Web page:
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The ghost of Greater Albania won’t go away

The joint session of the Albanian and Kosovo governments in Tirana has generated a predictable firestorm over the pan-Albanian remarks made by some of the participants. Once again the spectre of Greater Albania is stalking the Balkans, Serbia in particular. Belgrade “won’t sit quietly while Greater Albania is created,” the Serbian Justice Minister growls. The Serbs are not alone in their complaints. Some in Albania criticise their own politicians for, as they see it, summoning up the ghost of Greater Albania for their own murky purposes.

Of course, politicians need to be wary in handling such a combustible thing as nationalism – a proverbial tiger that so often devours those who think they can ride it. Still, nationalism is not going to go away, however much some wish it to.  The left and the civic activists may treat it as a pathology or disease that can and should be isolated, treated and removed. But history – including the recent history in the Balkans – suggests nationalism is too integral to most people’s sense of self for it to just retreat in the face of condemnation.

In Albania’s case, nationalism of the “greater”, or irredentist, variety will bubble away – whether or not the politicians play with it – until Albania’s crazily arranged borders are rendered redundant by the European integration of the Balkans. The 1913 settlement left too many Albanians outside the national state for Greater Albanian sentiment not to exist, in some form.

Albanians are not the only victims in Europe of nonsensical-looking borders but usually there is some kind of logic to them, based either on history or geography. The Croatia-Herzegovina border has no ethnic logic to it, for example, but it does at least have the weight of history on its side.

Albania’s borders have neither history, nor geography nor ethnicity to support them. They are just “there”, the eternal legacy of the after-dinner deliberations of far-away diplomats meeting in London, most of whom couldn’t have cared less.

Researching a book on the English Balkan explorer Edith Durham a while back brought home to me just how frivolous, as well as damaging, this settlement was.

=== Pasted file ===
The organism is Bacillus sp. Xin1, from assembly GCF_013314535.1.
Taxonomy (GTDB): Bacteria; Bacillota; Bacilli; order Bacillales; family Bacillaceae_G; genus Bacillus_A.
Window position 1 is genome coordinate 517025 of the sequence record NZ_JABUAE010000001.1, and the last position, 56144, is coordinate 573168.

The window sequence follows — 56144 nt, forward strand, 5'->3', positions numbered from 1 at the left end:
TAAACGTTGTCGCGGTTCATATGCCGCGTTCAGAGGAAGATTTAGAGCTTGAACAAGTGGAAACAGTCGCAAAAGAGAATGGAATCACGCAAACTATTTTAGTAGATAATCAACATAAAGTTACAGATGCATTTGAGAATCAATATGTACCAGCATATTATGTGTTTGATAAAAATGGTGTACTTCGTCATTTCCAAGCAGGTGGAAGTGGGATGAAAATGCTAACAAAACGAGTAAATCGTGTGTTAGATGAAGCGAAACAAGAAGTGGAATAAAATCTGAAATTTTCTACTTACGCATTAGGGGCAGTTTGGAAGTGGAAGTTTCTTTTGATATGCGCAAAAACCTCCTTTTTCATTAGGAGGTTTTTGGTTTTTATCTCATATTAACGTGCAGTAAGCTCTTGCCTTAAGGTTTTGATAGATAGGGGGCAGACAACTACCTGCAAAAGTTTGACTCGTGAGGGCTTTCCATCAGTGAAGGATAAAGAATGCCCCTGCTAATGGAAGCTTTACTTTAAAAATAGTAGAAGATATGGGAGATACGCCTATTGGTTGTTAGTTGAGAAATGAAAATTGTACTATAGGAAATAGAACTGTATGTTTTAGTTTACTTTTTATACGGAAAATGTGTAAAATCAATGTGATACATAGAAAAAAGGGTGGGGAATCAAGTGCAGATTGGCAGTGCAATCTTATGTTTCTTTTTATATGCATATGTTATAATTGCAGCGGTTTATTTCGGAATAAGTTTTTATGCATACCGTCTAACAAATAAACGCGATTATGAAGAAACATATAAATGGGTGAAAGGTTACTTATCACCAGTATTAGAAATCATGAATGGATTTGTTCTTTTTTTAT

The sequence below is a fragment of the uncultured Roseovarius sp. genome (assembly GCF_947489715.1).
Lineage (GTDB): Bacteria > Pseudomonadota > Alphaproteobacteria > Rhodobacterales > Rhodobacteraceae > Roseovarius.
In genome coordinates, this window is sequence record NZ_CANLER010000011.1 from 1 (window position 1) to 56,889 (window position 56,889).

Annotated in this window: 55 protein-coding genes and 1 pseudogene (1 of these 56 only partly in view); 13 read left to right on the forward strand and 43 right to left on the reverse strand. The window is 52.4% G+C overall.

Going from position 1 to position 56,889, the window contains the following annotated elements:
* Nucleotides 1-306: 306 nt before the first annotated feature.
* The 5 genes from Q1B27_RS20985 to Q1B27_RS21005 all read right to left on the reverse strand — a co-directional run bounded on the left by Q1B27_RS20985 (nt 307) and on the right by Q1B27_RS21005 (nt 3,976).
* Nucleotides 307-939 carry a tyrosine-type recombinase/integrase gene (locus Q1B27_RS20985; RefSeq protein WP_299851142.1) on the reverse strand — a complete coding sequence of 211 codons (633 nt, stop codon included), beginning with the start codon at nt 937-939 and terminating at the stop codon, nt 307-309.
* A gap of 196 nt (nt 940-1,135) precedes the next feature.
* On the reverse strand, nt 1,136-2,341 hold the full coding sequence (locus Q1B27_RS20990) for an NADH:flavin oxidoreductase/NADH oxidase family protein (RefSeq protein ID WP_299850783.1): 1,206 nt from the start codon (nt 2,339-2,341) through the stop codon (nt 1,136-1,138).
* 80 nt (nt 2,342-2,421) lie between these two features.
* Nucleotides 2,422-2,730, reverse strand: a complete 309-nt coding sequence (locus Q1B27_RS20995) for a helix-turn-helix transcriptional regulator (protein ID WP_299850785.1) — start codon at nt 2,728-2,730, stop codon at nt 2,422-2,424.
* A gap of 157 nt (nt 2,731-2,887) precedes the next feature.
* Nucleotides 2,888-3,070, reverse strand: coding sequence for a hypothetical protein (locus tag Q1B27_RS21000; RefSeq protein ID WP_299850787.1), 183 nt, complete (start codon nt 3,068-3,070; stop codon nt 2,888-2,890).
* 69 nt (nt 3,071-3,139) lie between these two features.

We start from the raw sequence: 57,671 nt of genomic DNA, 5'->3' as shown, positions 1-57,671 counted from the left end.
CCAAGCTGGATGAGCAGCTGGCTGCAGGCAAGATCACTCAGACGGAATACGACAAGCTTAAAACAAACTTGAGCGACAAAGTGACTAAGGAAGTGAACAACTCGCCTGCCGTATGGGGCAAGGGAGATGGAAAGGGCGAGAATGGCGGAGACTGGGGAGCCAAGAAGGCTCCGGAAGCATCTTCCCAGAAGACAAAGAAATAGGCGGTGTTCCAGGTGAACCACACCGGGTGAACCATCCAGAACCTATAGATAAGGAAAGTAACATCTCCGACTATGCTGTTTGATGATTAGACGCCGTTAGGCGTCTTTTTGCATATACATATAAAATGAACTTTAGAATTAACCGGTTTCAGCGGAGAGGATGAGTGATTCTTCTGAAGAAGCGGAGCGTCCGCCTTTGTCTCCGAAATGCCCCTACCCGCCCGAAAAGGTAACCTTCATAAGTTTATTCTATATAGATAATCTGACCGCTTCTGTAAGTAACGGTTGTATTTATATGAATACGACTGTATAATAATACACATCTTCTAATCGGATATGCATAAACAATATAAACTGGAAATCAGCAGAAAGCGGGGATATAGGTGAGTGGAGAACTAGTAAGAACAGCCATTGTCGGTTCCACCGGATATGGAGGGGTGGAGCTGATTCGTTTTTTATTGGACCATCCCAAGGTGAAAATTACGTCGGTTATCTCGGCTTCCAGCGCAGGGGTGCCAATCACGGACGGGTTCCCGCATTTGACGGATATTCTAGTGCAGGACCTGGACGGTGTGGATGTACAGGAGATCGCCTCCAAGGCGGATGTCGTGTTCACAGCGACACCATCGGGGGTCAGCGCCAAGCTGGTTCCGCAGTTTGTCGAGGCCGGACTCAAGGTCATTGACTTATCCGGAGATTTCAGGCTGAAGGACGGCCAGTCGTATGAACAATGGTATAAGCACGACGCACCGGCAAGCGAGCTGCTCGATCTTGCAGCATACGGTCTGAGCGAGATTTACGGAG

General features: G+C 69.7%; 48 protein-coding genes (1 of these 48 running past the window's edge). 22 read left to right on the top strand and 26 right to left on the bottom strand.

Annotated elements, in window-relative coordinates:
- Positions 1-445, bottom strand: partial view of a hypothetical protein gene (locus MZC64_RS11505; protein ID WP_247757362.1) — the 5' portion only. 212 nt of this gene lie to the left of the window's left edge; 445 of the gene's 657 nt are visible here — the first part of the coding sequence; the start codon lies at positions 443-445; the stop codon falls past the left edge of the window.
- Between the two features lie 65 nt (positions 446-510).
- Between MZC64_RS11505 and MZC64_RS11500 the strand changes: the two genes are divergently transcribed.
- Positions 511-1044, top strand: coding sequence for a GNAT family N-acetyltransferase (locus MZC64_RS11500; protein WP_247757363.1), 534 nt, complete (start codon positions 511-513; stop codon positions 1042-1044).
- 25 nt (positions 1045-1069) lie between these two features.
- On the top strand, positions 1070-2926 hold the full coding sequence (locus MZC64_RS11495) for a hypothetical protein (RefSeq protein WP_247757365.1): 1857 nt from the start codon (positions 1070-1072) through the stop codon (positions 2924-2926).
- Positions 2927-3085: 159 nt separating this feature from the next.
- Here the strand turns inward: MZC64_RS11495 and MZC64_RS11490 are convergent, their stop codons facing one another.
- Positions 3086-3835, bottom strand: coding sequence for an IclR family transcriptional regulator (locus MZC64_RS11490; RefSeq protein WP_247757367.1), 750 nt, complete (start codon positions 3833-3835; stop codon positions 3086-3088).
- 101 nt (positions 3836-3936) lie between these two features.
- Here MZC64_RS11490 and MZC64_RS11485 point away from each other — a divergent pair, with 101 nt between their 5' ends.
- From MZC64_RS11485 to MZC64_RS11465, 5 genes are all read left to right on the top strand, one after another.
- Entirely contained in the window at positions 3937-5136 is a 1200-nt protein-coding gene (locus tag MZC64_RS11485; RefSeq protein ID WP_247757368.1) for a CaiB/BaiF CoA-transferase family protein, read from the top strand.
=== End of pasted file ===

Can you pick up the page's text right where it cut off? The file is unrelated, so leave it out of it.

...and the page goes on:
Durham herself managed to change the southern border of Albania by firing off a well-aimed telegram to the London Conference in which she demanded that the town of Korce go to Albania rather than Greece. The border was duly shifted south, causing apoplexy in Athens. “Helped to save Koritza [sic],” Durham reflected later, laconically.

Good for her, one might think. Korce was definitely mainly Albanian. Still, the affair is a reminder of how casual the London Conference diplomats were in their approach to frontier questions. Up north, Gjakova and Debar – Dibra to Albanians – went to Serbia simply because Serbia wanted them and because Russia supported Serbia. It did not concern anyone in London that Serbia had no serious ethnic or historic claim to either town, or that their loss to Albania would be the economic ruin of much of northern Albania, severing the countryside from the markets it served.

What shook me most about the arrangement of Albania’s frontiers was a page in the memoirs of British Foreign Minister, Edward Grey, who described this disastrous development for Albania in semi-comic terms. Grey clearly barely knew where either place was and wrongly called Gjakova “a village”, as if the struggle was over a couple of huts and not an important market town.

What he did recall about Gjakova was that while discussing it with the Austrian ambassador in his London office, the Austrian accidentally knocked over a vase of daffodils and soaked his coat. Years later, the memory of the drenched ambassador was what most stuck in his memory.

Durham, a deeply serious woman, was shattered by the cynicism of such proceedings – the way it was all treated as a game of chess. Convinced that a lifetime’s work for Albania had gone to waste, and that no state with such borders could survive, she returned to England a year later and refused to return, except for one brief trip made reluctantly in 1921. “The hope I dreamed of was a dream/ Was but a dream and now I wake,” she wrote, copying out the gloomy lines of a poem by Christina Rossetti. She was angry but not that surprised when Italy swallowed up Albania 18 years later.

It is too late now to rewind the clock and change the Balkan frontiers. Granting independence to Kosovo has healed some of the wounds created in 1913. If the border between Kosovo and Albania lives on, it now separates two Albanian-speaking countries. Still, the damage done in 1913 is not completely repaired, and will not be, until the whole region is more fully integrated into Europe – at which point such borders, hopefully, will become semi-redundant. Then, not before, the ghost of Greater Albania will be laid to rest.

Source: Balkan Insight

 

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